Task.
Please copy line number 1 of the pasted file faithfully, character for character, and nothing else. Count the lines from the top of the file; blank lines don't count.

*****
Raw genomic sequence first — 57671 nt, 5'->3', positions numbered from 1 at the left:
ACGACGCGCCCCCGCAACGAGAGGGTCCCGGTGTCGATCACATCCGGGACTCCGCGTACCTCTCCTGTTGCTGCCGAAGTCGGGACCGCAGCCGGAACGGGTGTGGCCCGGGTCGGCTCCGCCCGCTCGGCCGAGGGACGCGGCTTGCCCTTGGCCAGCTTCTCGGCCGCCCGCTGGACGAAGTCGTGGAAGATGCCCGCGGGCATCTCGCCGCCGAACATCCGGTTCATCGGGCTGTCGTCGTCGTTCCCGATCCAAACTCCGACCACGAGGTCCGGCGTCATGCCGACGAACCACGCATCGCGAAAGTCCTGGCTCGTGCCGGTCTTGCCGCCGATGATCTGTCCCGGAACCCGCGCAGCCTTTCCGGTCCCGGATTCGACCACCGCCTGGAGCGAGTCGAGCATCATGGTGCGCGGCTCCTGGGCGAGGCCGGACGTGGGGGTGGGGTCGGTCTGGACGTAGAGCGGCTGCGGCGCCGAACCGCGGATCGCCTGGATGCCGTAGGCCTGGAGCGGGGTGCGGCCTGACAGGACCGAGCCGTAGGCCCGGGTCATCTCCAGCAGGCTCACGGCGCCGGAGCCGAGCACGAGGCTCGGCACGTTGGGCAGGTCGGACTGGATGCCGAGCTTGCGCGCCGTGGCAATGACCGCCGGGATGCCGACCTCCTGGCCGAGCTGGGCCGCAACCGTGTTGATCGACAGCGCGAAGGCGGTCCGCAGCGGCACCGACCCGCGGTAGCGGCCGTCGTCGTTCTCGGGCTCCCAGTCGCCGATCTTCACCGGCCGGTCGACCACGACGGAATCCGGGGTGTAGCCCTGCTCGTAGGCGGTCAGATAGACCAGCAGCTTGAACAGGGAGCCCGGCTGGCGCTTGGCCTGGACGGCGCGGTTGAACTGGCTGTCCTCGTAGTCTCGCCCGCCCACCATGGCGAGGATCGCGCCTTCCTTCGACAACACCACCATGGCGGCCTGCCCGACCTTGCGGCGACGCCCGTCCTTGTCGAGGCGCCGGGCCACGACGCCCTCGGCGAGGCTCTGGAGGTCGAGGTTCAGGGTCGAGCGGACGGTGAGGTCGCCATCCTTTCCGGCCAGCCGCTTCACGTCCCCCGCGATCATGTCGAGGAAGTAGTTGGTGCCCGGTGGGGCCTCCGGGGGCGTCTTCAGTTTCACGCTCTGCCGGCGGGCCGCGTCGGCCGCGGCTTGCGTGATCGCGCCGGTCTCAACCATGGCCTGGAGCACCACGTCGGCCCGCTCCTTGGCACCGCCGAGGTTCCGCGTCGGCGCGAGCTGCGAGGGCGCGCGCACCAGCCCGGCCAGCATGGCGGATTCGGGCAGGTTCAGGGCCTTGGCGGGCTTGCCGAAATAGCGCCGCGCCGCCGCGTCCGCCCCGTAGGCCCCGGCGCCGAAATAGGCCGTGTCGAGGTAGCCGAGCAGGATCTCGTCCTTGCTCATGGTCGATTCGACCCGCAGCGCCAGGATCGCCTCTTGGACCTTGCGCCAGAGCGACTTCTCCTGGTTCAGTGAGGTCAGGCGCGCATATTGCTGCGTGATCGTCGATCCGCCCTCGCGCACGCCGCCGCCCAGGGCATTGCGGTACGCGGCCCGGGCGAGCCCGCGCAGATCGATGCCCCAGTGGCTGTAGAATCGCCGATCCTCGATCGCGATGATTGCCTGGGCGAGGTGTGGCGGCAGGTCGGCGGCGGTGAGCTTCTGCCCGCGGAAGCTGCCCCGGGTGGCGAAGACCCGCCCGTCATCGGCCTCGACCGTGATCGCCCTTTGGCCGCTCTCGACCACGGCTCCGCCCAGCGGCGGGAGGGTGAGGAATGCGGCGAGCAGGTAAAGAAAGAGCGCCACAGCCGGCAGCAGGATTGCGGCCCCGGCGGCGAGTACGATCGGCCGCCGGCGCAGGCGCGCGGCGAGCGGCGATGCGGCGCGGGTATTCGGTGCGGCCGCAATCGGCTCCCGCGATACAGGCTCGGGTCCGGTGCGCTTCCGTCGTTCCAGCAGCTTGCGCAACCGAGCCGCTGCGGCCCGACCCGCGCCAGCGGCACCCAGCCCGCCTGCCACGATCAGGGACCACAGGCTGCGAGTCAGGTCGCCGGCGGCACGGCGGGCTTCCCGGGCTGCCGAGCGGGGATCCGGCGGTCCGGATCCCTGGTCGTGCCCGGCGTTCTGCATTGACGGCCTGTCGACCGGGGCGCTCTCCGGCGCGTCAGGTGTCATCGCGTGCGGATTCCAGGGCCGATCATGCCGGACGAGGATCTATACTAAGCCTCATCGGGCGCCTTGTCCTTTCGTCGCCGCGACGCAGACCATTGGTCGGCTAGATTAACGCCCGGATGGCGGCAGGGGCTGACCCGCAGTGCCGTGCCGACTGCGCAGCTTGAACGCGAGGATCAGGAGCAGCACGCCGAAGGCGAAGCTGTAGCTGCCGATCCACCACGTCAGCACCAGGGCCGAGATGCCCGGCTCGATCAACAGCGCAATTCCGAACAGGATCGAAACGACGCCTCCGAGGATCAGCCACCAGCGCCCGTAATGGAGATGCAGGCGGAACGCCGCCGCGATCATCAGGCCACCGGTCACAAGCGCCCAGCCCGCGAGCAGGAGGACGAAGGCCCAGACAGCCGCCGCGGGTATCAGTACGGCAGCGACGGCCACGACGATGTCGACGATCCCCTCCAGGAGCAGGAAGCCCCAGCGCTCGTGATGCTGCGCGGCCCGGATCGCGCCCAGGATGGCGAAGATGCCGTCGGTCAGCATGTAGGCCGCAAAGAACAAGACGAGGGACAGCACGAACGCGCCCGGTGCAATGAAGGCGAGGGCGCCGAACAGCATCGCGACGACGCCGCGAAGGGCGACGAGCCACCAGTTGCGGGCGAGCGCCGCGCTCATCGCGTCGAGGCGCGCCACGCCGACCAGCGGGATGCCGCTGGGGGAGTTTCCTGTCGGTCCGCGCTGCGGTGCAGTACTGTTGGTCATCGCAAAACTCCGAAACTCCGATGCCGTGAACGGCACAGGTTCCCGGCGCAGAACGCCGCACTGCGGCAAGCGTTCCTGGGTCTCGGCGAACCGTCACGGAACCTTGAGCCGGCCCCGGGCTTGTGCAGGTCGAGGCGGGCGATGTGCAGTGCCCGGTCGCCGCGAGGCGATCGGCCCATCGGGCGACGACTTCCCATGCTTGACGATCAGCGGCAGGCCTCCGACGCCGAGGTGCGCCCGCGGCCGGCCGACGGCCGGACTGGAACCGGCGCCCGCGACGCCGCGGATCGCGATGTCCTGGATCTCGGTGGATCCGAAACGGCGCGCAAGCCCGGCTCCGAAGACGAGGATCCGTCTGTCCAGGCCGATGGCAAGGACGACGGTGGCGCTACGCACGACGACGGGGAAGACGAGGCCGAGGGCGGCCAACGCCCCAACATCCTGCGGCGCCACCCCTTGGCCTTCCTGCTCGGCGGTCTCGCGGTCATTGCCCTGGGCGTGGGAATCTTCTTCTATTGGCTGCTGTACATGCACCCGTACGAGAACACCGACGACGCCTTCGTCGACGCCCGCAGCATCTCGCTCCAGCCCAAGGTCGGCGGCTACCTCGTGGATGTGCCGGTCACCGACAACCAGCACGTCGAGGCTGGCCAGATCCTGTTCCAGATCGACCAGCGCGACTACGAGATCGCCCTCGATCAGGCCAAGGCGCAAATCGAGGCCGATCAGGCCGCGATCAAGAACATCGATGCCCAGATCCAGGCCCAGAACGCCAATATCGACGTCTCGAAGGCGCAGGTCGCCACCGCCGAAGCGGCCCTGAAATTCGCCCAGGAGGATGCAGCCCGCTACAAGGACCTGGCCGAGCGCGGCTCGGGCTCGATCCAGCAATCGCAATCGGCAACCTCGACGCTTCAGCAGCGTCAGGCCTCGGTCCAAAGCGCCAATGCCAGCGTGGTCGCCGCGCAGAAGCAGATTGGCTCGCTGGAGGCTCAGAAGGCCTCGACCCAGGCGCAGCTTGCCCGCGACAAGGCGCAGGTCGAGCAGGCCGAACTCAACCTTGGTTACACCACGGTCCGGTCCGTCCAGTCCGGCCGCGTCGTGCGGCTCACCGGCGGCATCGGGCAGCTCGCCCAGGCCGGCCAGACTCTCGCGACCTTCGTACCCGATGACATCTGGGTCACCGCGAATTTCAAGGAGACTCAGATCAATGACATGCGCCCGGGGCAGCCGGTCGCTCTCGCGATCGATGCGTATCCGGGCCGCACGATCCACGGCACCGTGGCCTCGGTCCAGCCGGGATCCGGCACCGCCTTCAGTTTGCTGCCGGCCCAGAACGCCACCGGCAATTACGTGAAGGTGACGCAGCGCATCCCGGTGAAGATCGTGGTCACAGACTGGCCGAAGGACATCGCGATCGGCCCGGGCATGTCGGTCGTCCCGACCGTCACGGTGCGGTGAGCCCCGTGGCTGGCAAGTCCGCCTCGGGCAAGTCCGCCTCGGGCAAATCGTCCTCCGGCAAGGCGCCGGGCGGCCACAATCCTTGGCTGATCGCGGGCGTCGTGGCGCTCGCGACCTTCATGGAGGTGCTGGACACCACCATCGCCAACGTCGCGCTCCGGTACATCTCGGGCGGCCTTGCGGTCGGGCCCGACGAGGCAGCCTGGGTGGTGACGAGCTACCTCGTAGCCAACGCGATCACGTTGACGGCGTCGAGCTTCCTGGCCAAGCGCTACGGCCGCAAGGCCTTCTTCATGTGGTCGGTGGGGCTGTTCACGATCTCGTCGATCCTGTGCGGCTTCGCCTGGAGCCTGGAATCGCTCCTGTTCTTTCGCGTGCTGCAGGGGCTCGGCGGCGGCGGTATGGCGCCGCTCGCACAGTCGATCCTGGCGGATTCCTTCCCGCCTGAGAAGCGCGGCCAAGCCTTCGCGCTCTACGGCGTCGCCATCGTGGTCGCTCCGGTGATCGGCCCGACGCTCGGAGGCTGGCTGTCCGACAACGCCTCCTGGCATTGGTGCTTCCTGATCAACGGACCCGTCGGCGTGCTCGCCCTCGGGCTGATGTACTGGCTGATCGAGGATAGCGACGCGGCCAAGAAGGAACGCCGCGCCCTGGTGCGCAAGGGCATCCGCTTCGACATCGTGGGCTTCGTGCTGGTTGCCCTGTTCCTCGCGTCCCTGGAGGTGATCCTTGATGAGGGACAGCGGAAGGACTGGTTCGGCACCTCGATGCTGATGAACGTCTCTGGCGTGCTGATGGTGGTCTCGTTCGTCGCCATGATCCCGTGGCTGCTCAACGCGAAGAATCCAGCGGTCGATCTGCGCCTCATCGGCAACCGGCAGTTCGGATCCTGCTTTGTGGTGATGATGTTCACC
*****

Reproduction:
Raw genomic sequence first — 57671 nt, 5'->3', positions numbered from 1 at the left: